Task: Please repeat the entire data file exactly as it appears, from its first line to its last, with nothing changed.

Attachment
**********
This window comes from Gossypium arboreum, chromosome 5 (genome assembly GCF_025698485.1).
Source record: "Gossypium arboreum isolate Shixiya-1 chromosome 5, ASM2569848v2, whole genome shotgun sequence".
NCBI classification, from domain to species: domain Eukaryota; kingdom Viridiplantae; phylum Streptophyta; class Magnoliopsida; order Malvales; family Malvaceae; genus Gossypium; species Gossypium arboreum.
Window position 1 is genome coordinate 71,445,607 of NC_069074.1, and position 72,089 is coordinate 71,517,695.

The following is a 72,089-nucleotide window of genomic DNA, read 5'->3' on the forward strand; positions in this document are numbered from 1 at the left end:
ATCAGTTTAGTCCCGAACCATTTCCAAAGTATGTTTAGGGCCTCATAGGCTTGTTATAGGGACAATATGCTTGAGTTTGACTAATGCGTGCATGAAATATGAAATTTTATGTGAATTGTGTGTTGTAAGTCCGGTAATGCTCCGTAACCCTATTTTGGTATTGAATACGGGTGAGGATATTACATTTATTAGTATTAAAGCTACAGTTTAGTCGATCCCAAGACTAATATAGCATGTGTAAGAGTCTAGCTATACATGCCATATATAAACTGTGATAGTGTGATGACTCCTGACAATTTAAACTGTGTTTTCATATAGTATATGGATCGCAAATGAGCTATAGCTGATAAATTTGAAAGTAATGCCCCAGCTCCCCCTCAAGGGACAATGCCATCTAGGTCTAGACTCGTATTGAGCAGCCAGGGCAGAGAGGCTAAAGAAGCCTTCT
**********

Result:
This window comes from Gossypium arboreum, chromosome 5 (genome assembly GCF_025698485.1).
Source record: "Gossypium arboreum isolate Shixiya-1 chromosome 5, ASM2569848v2, whole genome shotgun sequence".
NCBI classification, from domain to species: domain Eukaryota; kingdom Viridiplantae; phylum Streptophyta; class Magnoliopsida; order Malvales; family Malvaceae; genus Gossypium; species Gossypium arboreum.
Window position 1 is genome coordinate 71,445,607 of NC_069074.1, and position 72,089 is coordinate 71,517,695.

The following is a 72,089-nucleotide window of genomic DNA, read 5'->3' on the forward strand; positions in this document are numbered from 1 at the left end:
ATCAGTTTAGTCCCGAACCATTTCCAAAGTATGTTTAGGGCCTCATAGGCTTGTTATAGGGACAATATGCTTGAGTTTGACTAATGCGTGCATGAAATATGAAATTTTATGTGAATTGTGTGTTGTAAGTCCGGTAATGCTCCGTAACCCTATTTTGGTATTGAATACGGGTGAGGATATTACATTTATTAGTATTAAAGCTACAGTTTAGTCGATCCCAAGACTAATATAGCATGTGTAAGAGTCTAGCTATACATGCCATATATAAACTGTGATAGTGTGATGACTCCTGACAATTTAAACTGTGTTTTCATATAGTATATGGATCGCAAATGAGCTATAGCTGATAAATTTGAAAGTAATGCCCCAGCTCCCCCTCAAGGGACAATGCCATCTAGGTCTAGACTCGTATTGAGCAGCCAGGGCAGAGAGGCTAAAGAAGCCTTCT